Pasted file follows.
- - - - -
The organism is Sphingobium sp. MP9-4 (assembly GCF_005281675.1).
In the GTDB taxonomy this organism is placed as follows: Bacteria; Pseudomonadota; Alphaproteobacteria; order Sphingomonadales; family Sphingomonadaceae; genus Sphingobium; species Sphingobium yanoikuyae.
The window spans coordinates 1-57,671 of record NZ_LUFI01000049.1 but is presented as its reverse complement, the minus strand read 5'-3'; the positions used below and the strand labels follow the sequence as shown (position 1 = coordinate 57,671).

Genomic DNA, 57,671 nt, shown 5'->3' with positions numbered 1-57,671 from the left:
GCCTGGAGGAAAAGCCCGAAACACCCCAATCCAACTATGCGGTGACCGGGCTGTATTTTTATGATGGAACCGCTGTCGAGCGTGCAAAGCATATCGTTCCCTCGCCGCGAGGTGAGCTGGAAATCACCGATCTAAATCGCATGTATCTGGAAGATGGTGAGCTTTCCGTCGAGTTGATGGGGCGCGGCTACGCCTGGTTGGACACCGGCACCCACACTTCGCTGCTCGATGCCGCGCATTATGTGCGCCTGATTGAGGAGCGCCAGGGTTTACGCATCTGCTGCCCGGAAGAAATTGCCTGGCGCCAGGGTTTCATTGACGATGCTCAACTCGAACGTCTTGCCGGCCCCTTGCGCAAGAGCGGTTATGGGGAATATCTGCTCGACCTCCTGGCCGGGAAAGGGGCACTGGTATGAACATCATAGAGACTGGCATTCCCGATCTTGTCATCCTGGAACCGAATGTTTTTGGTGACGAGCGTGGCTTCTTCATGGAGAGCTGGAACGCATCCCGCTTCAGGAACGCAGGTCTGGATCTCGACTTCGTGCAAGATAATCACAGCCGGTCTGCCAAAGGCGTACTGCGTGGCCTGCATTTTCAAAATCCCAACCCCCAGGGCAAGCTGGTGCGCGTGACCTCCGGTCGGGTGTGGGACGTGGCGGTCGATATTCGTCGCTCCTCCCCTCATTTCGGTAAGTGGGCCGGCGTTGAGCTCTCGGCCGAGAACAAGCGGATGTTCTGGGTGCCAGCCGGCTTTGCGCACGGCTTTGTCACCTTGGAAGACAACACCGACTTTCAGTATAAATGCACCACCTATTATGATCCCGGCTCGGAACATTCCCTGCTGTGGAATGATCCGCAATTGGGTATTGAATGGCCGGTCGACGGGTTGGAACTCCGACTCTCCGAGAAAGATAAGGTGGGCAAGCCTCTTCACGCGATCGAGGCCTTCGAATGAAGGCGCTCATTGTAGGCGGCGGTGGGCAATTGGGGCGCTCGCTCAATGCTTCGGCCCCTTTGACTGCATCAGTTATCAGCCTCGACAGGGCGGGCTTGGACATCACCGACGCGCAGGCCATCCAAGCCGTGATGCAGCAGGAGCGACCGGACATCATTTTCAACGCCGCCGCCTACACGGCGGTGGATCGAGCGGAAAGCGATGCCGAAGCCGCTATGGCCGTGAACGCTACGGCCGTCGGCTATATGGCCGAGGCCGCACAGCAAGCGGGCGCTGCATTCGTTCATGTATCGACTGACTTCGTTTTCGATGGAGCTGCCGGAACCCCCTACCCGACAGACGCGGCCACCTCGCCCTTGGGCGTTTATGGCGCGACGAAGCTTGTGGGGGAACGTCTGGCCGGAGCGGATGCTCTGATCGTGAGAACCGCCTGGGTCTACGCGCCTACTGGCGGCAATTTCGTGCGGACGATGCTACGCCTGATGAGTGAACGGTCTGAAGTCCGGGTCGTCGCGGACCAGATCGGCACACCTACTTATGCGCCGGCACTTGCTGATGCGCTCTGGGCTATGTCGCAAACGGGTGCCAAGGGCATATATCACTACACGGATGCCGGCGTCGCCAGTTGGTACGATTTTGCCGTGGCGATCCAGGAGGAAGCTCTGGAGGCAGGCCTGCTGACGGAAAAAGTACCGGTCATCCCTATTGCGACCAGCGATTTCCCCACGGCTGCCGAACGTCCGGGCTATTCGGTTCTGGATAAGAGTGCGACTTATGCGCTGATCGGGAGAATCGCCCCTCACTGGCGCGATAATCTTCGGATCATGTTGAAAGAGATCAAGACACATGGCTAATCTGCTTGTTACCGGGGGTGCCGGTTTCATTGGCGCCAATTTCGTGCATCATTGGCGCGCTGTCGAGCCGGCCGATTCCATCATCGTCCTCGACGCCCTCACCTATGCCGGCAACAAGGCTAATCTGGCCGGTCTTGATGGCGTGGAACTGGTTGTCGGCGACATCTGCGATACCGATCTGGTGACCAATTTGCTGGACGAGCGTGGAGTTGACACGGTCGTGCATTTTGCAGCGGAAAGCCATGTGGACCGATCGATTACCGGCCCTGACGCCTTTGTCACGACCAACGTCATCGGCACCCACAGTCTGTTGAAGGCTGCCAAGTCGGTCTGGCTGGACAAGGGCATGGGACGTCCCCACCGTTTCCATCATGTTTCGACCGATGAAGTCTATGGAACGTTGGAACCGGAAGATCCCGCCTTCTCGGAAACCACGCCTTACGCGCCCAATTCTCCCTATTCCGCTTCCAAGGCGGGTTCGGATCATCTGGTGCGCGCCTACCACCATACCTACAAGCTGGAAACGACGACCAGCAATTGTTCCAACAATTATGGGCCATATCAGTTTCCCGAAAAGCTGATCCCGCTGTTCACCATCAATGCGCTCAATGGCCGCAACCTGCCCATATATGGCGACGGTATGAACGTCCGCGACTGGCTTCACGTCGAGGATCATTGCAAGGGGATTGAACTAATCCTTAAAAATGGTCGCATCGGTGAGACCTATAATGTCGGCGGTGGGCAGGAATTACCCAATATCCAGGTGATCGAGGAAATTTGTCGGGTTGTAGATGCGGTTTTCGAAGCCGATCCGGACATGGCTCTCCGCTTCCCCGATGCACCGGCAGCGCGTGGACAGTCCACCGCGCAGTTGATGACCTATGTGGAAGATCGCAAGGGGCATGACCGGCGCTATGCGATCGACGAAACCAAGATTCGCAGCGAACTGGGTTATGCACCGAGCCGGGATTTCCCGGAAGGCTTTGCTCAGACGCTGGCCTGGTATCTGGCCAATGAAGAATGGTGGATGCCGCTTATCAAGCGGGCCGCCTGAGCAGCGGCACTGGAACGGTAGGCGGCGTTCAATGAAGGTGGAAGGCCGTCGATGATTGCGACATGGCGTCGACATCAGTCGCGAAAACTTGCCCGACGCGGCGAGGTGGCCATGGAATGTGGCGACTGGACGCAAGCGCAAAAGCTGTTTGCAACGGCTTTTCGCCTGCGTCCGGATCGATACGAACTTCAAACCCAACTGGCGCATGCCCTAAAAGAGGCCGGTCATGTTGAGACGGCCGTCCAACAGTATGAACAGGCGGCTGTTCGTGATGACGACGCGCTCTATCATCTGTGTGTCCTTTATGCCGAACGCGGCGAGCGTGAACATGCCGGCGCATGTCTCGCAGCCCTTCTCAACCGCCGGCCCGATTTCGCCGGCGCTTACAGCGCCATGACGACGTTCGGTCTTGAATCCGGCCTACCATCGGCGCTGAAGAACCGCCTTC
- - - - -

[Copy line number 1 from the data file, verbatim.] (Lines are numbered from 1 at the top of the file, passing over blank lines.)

The organism is Sphingobium sp. MP9-4 (assembly GCF_005281675.1).